25 July 2013

A Bit More About That "No Plea Deals" Law

The plot thickens a bit.

It seems the attorneys were getting together & deciding what punishment the defendants would face, before going before a judge to announce what lesser offense they'd accept.

Here's the money quote, from a report by KTUU Channel 2 in Anchorage:
According to an annual report by the Alaska Court System, 90.1 percent of felony cases ended with a plea bargain of some sort.

This puts the decisions back in the hands of the judges. It doesn't change the sentencing laws nor the penalties already on the books.

So how do I know it's a probably the right way to go? This morning's news has interviews with attorneys bemoaning the fact that they'll have to "put in more hours of preparation."

So ... they'll have to earn their fees?  All together now: awww.


Well Seasoned Fool said...

Oh, the anguish of actually doing some real work. Should be a law against that.

Rev. Paul said...

Yep - you nailed it. :)

On a Wing and a Whim said...

You mean it's now going to be just as much work to get their clients charged as guilty as it would be to defend their innocence? Oh, how terrible! There's no longer an incentive to let your client be hung out to dry if they're innocent!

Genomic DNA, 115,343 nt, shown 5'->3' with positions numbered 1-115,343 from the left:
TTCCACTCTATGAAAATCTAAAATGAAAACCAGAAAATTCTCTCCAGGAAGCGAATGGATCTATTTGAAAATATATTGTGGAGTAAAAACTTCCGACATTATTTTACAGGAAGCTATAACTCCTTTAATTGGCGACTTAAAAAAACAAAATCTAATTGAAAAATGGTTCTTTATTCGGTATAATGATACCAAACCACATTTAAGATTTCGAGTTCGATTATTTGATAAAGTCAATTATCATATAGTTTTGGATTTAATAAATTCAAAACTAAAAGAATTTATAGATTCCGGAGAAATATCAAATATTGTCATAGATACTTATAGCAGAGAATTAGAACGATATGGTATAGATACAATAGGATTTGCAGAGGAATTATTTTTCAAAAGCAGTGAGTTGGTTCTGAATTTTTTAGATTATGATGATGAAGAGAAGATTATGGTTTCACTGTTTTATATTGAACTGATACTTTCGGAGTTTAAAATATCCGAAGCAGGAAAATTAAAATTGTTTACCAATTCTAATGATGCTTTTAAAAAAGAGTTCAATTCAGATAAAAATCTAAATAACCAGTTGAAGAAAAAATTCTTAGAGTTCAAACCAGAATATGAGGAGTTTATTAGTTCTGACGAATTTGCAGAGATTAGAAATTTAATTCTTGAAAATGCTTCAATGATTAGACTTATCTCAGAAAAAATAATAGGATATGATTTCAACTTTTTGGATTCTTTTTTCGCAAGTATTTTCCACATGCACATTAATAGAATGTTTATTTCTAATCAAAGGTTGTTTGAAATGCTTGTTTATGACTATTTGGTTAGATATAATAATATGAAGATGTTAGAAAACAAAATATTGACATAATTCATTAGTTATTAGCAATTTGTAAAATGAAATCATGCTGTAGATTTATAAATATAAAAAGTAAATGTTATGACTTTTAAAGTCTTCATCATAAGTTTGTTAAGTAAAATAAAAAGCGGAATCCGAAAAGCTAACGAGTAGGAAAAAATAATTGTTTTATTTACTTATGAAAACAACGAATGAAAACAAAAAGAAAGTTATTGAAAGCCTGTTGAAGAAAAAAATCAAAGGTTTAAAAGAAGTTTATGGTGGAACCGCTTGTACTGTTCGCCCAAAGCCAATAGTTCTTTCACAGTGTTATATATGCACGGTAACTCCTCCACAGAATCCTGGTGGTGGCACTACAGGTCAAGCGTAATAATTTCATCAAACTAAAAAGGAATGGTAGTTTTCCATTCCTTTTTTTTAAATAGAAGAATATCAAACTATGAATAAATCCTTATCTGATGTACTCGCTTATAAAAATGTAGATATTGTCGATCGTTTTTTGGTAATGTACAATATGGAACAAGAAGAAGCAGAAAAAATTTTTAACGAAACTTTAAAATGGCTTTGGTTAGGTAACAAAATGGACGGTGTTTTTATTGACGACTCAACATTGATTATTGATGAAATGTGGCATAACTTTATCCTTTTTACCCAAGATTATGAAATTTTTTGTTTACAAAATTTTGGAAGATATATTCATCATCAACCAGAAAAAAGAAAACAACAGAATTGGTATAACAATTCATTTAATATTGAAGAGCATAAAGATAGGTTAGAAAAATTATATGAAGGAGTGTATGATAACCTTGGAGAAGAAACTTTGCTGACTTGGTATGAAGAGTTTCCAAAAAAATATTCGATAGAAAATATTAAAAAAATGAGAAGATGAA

*thbbbbt* on the idiot lawyers. Let them work for their money, like the rest of us.

Rev. Paul said...

That's what I was thinking, too. Thanks, Wing.

Chris Mallory said...

In most states the system is set up for the "plea deal". That is one reason we have so many laws that have no business being in existence. That is why you see the state piling so many charges on a defendant when they are first charged. Make them look at life in prison, then sucker them into taking a plea for 4 or 5 years.
If everyone arrested and charged had to actually be convicted in a court of law, the system would collapse. The judges would not have enough time to sit for every case.The plea deal is there to pad the resumes of government lawyers and to make more money for the government and government employees.

Rev. Paul said...

Welcome, Chris. I can't argue with a single point you made.